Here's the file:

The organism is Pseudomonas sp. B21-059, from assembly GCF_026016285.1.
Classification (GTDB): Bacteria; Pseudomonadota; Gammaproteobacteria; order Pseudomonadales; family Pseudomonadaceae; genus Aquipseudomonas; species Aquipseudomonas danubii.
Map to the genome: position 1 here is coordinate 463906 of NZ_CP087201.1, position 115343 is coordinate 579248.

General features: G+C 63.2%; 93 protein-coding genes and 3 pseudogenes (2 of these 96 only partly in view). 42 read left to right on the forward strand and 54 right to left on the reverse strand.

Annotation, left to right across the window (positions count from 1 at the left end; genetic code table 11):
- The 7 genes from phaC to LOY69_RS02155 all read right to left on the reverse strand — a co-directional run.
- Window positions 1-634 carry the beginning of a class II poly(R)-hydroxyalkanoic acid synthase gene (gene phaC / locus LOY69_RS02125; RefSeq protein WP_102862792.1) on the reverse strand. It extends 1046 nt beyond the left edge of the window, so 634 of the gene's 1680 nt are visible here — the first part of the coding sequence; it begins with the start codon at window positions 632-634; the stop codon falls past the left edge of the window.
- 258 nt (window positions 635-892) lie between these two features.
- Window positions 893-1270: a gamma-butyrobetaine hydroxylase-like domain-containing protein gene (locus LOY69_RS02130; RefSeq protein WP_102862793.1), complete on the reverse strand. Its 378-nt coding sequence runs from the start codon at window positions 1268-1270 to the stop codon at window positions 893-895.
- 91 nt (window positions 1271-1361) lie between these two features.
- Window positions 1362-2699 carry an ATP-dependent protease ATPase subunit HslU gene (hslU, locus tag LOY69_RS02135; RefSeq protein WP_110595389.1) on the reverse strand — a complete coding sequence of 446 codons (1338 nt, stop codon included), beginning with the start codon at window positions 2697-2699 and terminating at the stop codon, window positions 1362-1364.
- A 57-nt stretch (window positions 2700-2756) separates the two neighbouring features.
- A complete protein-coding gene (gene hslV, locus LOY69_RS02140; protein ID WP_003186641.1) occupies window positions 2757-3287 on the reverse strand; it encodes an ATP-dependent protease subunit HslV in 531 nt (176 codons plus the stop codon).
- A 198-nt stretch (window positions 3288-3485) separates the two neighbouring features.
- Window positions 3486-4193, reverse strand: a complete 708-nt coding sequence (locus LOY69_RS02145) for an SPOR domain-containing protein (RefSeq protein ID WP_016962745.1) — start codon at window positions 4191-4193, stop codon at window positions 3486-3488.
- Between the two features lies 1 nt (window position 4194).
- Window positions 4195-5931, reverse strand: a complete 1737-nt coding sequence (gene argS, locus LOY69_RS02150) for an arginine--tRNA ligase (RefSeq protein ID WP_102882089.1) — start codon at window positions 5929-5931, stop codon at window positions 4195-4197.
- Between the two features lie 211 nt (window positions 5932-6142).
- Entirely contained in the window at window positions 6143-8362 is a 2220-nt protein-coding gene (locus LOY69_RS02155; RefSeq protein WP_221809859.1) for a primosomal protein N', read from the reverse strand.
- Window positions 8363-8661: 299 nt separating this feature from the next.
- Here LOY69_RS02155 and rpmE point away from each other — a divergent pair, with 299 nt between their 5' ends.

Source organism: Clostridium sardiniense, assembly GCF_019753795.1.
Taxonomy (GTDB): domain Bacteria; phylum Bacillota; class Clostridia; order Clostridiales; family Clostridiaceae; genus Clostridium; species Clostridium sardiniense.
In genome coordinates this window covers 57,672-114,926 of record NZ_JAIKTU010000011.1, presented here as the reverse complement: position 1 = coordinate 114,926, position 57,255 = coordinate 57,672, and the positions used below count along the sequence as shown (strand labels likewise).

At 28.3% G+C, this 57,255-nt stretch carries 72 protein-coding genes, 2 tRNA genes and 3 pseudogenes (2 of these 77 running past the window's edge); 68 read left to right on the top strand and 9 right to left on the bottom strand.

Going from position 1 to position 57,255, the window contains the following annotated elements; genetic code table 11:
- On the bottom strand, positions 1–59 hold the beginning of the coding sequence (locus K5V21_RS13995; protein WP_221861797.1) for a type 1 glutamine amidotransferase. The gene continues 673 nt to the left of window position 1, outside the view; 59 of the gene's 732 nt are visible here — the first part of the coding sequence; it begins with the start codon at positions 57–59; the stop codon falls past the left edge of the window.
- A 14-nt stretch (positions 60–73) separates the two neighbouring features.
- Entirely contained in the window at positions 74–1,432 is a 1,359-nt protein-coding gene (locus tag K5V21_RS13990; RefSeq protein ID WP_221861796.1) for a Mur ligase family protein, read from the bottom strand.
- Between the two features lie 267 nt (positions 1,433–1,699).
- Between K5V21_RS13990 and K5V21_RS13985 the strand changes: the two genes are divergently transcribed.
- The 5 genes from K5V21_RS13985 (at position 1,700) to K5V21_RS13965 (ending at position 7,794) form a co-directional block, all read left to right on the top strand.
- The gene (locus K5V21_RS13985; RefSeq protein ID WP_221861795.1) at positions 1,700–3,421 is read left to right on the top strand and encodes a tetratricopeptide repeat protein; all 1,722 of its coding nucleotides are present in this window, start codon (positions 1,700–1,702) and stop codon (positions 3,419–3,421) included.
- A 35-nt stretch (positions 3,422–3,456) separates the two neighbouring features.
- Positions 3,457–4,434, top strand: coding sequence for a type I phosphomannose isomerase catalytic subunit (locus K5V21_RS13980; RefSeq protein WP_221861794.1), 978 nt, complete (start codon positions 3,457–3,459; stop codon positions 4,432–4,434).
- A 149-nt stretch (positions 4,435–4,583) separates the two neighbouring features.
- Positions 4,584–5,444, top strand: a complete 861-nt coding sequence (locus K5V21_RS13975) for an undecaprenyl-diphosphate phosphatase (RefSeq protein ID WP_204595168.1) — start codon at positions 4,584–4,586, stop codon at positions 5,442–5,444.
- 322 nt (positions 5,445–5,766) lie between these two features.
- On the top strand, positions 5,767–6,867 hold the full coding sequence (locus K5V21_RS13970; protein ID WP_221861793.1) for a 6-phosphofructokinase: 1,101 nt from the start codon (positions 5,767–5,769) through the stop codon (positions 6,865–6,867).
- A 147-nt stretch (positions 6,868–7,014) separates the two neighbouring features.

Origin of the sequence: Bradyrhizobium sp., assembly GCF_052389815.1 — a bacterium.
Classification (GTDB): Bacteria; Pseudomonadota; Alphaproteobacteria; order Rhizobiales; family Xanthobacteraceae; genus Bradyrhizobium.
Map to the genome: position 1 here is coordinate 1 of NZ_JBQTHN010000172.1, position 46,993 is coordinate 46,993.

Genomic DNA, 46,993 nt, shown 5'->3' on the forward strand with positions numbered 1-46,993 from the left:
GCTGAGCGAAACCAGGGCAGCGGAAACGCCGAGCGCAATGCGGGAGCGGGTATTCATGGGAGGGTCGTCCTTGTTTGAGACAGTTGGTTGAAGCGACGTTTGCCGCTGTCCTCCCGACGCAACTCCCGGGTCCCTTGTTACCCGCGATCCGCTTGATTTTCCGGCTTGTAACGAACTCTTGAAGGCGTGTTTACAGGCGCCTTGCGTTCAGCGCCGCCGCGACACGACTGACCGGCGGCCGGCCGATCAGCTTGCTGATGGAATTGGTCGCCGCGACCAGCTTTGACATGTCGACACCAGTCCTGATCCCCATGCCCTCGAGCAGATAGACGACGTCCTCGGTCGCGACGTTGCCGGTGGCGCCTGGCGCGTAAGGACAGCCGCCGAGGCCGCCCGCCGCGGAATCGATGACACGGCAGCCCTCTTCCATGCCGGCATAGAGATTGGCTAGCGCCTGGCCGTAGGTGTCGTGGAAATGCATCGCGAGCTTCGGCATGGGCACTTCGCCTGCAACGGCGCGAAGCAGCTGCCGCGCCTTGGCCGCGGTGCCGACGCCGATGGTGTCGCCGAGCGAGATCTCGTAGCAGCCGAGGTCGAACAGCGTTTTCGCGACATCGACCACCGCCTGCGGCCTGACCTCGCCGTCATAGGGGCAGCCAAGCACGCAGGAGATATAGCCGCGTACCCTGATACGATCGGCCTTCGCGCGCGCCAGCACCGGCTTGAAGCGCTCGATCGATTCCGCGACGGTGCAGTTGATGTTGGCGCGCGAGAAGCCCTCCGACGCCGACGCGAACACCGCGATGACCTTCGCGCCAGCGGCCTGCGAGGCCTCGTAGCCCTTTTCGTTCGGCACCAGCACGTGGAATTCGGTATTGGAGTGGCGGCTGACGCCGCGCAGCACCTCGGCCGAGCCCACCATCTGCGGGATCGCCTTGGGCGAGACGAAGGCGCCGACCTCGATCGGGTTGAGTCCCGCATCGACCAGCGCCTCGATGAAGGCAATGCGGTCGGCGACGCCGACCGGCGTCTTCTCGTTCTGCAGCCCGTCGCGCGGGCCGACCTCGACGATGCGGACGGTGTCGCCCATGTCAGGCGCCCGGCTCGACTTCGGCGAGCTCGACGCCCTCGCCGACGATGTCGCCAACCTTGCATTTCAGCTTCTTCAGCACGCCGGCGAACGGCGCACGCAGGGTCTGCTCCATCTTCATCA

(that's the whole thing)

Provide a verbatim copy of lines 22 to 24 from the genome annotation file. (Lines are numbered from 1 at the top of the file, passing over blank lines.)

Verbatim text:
Source organism: Clostridium sardiniense, assembly GCF_019753795.1.
Taxonomy (GTDB): domain Bacteria; phylum Bacillota; class Clostridia; order Clostridiales; family Clostridiaceae; genus Clostridium; species Clostridium sardiniense.
In genome coordinates this window covers 57,672-114,926 of record NZ_JAIKTU010000011.1, presented here as the reverse complement: position 1 = coordinate 114,926, position 57,255 = coordinate 57,672, and the positions used below count along the sequence as shown (strand labels likewise).